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Respiratory muscle training improves respiratory muscle endurance but not exercise tolerance in children with cystic fibrosis


Bieli, Christian; Summermatter, Selina; Boutellier, Urs; Moeller, Alexander (2017). Respiratory muscle training improves respiratory muscle endurance but not exercise tolerance in children with cystic fibrosis. Pediatric Pulmonology, 52(3):331-336.

Abstract

BACKGROUND: Respiratory muscle endurance (RME) training has been shown to increase exercise endurance and lung function in adults with cystic fibrosis (CF). We conducted an interventional study to investigate the effectiveness of RME training on CF-related health outcomes in children.
METHODS: In a crossover trial, 22 children, aged 9-18 years, with CF performed 8 weeks of RME training and standard chest physiotherapy in a randomized sequence separated by a 1 week washout period. All children underwent training sessions using the RME training device before beginning the study. The primary outcomes were RME (in minutes) and exercise endurance (in minutes). Data were analyzed according to the intention-to-treat principle.
RESULTS: Sixteen of 22 children (73%) completed the study. Study dropouts tended to be older with more advanced lung disease. After RME training, respiratory muscle endurance significantly increased by 7.03 ± 8.15 min (mean ± standard deviation, P < 0.001), whereas exercise endurance was unchanged by RME training (0.80 ± 2.58 min, P = 0.169). No significant improvement in secondary outcomes (lung function, CF quality of life, and CF clinical score) were observed. The small sample size and short intervention time have to be acknowledged as limitations of our study.
CONCLUSIONS: RME training led to a significant increase in respiratory muscle endurance in children with CF. However, RME training did not improve exercise endurance or other CF-related health outcomes. Thus, our results do not support the routine use of RME training in the care of children with CF. Future studies in larger populations and with prolonged intervention time may overcome the limitations of our study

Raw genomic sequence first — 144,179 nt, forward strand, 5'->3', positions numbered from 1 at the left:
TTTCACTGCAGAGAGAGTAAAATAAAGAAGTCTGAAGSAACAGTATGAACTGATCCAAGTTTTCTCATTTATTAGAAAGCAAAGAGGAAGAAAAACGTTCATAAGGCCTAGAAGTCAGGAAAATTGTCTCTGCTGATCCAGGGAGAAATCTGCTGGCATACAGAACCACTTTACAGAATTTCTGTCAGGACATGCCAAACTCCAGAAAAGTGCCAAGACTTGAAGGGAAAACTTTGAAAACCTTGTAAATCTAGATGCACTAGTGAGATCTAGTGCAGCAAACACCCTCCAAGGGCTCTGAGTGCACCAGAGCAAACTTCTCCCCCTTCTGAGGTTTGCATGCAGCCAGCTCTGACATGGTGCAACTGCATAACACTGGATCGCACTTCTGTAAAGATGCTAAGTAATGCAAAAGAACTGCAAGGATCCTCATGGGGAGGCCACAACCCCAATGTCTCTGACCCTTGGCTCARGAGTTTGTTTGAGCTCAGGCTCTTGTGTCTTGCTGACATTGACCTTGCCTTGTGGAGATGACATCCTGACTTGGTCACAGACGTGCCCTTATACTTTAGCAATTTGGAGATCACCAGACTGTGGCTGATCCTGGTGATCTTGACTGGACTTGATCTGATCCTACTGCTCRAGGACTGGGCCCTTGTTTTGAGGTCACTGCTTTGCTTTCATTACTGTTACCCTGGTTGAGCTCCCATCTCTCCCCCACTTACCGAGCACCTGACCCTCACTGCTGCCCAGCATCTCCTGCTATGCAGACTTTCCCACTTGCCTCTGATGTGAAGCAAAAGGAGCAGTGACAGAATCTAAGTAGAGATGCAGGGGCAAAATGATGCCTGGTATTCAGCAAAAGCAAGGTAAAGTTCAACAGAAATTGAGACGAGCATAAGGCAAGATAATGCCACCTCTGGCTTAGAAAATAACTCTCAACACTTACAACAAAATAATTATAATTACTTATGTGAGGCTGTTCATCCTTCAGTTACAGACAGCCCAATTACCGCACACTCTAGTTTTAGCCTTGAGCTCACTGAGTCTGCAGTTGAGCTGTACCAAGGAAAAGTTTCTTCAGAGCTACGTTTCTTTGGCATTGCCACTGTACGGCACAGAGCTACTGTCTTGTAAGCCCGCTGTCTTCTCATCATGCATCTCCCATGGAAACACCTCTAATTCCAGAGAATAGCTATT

Abstract

BACKGROUND: Respiratory muscle endurance (RME) training has been shown to increase exercise endurance and lung function in adults with cystic fibrosis (CF). We conducted an interventional study to investigate the effectiveness of RME training on CF-related health outcomes in children.
METHODS: In a crossover trial, 22 children, aged 9-18 years, with CF performed 8 weeks of RME training and standard chest physiotherapy in a randomized sequence separated by a 1 week washout period. All children underwent training sessions using the RME training device before beginning the study. The primary outcomes were RME (in minutes) and exercise endurance (in minutes). Data were analyzed according to the intention-to-treat principle.
RESULTS: Sixteen of 22 children (73%) completed the study. Study dropouts tended to be older with more advanced lung disease. After RME training, respiratory muscle endurance significantly increased by 7.03 ± 8.15 min (mean ± standard deviation, P < 0.001), whereas exercise endurance was unchanged by RME training (0.80 ± 2.58 min, P = 0.169). No significant improvement in secondary outcomes (lung function, CF quality of life, and CF clinical score) were observed. The small sample size and short intervention time have to be acknowledged as limitations of our study.
CONCLUSIONS: RME training led to a significant increase in respiratory muscle endurance in children with CF. However, RME training did not improve exercise endurance or other CF-related health outcomes. Thus, our results do not support the routine use of RME training in the care of children with CF. Future studies in larger populations and with prolonged intervention time may overcome the limitations of our study

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Additional indexing

Item Type:Journal Article, refereed, original work
Communities & Collections:04 Faculty of Medicine > University Children's Hospital Zurich > Medical Clinic
Dewey Decimal Classification:610 Medicine & health
Uncontrolled Keywords:Pediatrics, Perinatology, and Child Health, Pulmonary and Respiratory Medicine
Language:English
Date:March 2017
Deposited On:21 Mar 2018 13:40
Last Modified:19 Aug 2018 15:15
Publisher:Wiley-Blackwell Publishing, Inc.
ISSN:1099-0496
OA Status:Closed
Publisher DOI:https://doi.org/10.1002/ppul.23647
PubMed ID:28114723

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